Those fixed, unconscious patterns of thinking such as George operates by are important to each of us. Think about these questions. How do you view life? What do you think is really important? How do you think about God? Yourself? Others? Take a few moments and consider how you are thinking about these things.

Next question, “Where did you learn to think this way? “  Do you just go along with the crowd and never dare to really think deeply about important stuff? Do you get your ideas from the brilliant politicians in D.C.? Who or what has had a strong influence on the way you think?  

What do you use as a measure to determine if what you are thinking is true or false? What role does the Bible play in helping you formulate the way you think about the things that really matter?  

 At the close of the Sermon on the Mount (Matthew 7), Jesus tells a story about two builders.  The fool refuses to build his life on the teachings of Jesus and faces the destruction his choice brings. The wise man adopts Jesus’ teachings as his way of thinking and acting and his life withstands all the assaults and storms life can throw at him. There are consequences to how we think about God and His plan for our life. Think well and deeply about that.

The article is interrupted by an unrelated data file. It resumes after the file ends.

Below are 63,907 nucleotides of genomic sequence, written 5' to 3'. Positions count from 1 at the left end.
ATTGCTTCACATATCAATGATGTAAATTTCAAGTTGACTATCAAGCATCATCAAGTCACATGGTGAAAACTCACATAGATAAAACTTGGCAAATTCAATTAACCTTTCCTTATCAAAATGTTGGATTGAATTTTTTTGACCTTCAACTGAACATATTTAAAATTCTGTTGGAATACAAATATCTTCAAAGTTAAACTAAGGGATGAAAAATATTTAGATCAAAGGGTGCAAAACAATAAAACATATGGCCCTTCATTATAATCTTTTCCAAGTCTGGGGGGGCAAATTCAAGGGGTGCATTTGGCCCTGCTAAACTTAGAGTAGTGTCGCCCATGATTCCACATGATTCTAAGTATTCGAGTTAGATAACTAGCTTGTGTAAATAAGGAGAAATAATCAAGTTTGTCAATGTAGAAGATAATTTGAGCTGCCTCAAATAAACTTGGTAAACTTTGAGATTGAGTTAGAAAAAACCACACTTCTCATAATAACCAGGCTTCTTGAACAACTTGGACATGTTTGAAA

What Was I Thinking?

 

Do you ever have to change your thinking about something because new information about it causes you to reconsider? This kind of thing happens to me often.

Recently, I contacted a yard treatment company for an additional application for my yard. The price for the work seemed much higher than the quote I was given a few weeks earlier. I texted them back and told them the original quote on the work was $70.00, not the $100.00 they quoted. Let’s stop right here for a moment and see how the new information affected me. How do you respond when the information you receive is counter to what you have been thinking is correct?

Trustworthiness is the first thing I look for in a company. Some bad experiences have caused my unconscious thinking to be a bit skeptical until I believe I can trust what I am told by the company. Thus far, the work by this group had been very acceptable, but this new quote raised a suspicion that I might be getting ‘bamboozled.”

Then, I did something I should have done before responding to the quote. I went to my notes on our initial conversation to verify that I was correct. What I discovered was that I had conflated different parts of our discussion. My thinking was wrong and I acted on wrong thinking. There it was in my notes; the cost for the application was $120.00, not the $100.00 they quoted.